However, a U.N.-backed commission has ordered a recount of some tainted ballots as election fraud allegations continue to mount.
Daoud Ali Najafi, the chief electoral officer of the Afghan-run Independent Election Commission, said that recounting votes could take “two or three months,” meaning the final result likely won’t be known in the near future, according to the Associated Press.
The latest vote tally, which comes from nearly 92 percent of Afghanistan’s polling sites, shows Karzai with 54.1 percent of the votes, pushing him over the level that would permit him to declare outright victory and avoid a run-off with main challenger Abdullah Abdullah.
Earlier Tuesday, the Electoral Complaints Commission, a separate U.N.-backed watchdog panel, said it had uncovered evidence of election fraud.
“In the course of its investigations, the ECC has found clear and convincing evidence of fraud in a number of polling stations,” the ECC statement said, according to Reuters.
It ordered the IEC to recount votes from polling stations where one candidate received more than 95 percent of the votes, or where more than 600 votes were cast, the most that could be cast a single station.
“The ECC also noted that the overwhelming majority of stations in which it found fraud had a number of ballots cast that were far in excess of what could be expected based on credible observer reports of low voter turnout,” the ECC said.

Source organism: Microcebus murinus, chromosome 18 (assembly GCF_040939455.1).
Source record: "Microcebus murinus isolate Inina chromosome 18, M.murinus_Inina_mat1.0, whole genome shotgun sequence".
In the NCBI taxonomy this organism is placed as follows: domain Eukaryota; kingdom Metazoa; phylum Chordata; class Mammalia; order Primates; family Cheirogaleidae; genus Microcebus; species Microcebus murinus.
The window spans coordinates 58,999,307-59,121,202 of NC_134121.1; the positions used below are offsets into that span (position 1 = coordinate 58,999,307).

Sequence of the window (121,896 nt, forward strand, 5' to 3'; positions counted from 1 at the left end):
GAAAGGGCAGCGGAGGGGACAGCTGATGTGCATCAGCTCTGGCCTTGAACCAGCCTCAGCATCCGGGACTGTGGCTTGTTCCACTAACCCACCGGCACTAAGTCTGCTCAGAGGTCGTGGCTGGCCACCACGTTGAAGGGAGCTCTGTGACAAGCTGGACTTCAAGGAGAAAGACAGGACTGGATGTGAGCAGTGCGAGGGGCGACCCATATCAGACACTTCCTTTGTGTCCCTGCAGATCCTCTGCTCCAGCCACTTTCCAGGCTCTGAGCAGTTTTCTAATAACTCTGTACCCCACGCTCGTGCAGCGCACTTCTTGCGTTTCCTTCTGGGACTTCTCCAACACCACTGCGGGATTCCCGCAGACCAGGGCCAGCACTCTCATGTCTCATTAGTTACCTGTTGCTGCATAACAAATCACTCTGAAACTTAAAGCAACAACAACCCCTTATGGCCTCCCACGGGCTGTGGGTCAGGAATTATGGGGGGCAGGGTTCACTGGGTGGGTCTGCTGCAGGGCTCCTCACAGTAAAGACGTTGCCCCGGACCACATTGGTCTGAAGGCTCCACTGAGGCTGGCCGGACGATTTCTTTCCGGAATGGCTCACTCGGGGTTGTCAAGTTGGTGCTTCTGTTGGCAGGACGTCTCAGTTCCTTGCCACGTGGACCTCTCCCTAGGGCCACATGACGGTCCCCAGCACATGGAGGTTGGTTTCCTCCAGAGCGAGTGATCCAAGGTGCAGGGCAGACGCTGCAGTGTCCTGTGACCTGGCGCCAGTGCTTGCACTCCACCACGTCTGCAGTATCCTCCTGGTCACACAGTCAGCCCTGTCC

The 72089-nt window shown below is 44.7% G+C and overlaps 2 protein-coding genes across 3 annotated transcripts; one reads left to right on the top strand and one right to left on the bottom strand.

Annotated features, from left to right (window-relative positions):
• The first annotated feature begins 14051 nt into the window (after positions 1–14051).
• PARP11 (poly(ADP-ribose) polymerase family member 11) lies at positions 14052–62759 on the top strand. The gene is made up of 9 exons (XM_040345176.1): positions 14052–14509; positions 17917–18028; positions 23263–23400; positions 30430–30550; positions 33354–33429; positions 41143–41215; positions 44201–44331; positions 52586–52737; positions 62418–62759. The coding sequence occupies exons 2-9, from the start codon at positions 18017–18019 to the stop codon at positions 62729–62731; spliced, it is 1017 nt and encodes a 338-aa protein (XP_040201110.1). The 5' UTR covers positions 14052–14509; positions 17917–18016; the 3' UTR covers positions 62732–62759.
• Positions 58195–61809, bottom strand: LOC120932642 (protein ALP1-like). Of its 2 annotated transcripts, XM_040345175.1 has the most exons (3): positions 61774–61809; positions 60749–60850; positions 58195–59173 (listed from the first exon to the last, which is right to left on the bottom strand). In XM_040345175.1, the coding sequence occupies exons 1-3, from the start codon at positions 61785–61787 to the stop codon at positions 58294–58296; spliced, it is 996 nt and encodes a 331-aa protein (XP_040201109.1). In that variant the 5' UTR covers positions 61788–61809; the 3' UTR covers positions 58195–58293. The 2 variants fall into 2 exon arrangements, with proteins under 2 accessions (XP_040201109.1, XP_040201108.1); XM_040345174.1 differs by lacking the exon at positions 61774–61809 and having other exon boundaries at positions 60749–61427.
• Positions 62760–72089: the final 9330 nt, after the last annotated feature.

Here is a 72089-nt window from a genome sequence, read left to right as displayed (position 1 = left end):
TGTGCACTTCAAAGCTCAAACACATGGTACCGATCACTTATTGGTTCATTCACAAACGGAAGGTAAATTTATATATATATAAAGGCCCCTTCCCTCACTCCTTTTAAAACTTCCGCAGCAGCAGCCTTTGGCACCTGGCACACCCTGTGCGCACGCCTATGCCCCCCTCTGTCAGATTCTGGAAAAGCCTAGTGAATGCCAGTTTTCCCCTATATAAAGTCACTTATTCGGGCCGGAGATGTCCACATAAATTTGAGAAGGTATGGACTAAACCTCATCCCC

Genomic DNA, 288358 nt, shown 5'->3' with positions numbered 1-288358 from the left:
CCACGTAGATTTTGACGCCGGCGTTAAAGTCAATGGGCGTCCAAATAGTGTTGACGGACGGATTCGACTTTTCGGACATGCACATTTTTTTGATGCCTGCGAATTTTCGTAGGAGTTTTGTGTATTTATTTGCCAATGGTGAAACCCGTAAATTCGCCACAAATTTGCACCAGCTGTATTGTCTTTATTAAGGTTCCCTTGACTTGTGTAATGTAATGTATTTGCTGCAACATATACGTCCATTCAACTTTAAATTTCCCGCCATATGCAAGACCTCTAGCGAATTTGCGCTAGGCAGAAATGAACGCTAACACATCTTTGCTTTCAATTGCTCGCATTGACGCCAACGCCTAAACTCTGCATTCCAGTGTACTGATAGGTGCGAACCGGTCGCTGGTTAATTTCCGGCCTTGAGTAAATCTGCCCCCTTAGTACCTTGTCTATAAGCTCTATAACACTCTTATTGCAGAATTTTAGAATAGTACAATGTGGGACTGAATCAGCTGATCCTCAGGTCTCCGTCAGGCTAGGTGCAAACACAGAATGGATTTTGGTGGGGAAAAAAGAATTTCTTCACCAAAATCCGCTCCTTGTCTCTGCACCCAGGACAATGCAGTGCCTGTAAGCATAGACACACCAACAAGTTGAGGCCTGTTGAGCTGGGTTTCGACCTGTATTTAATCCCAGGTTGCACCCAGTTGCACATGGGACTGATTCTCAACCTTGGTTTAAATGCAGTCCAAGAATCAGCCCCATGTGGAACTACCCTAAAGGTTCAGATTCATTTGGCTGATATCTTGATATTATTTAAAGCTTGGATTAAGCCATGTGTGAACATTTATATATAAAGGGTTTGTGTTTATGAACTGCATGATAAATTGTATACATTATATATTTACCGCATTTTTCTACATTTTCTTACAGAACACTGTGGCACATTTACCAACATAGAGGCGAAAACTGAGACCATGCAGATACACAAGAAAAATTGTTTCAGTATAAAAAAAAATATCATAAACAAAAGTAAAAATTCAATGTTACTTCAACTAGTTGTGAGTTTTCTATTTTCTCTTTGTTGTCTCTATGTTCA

As election results have come in from southern Afghanistan, where Karzai’s support is strong, former foreign minister Abdullah’s standing has eroded. He now has 28.3 percent of the vote.
But doubts continue to grow about the credibility of the election, seen as critical to the Western-backed efforts to stabilize Afghanistan and win public support for the fight against the Taliban insurgency.
“I think the likelihood here is that this is going to take many, many weeks to sort out. I mean, there’s … 650 really substantial complaints of corruption that have to be investigated before they’re going to declare a winner,” New York Times reporter told the NewsHour on Sept. 2 from Kabul.
The Afghan-run election commission quarantined ballots from more than 600 polling stations ruled to have been spoiled or tainted by fraud, out of more than 26,000 polling stations. The results announced Tuesday discount those ballots, but the Electoral Complaints Commission will investigate and determine their validity.
Separately, the U.N.- supported ECC ordered a recount at polling stations where it had found “convincing evidence” of fraud,” meaning Karzai could still have votes taken away from him. More than 720 major fraud charges have been lodged with the complaints commission.
Results were not scheduled to be certified until late September, but Najafi’s statement that recounts could take months puts that timeframe into question.
Western officials say ballots may have been submitted from hundreds of fake voting sites, especially across southern Afghanistan, the AP reported. The election commission has tallied dozens of voting sites where Karzai won neatly rounded blocks of ballots — 200, 300 and 500 votes — results that one Western official labeled “illogical.”
Afghanistan’s election results have been released piecemeal by the IEC, in part to avoid angering supporters of any one candidate. Prior to Tuesday’s tally, figures released Sunday gave Karzai 48.6 percent to Abdullah’s 31.7 percent.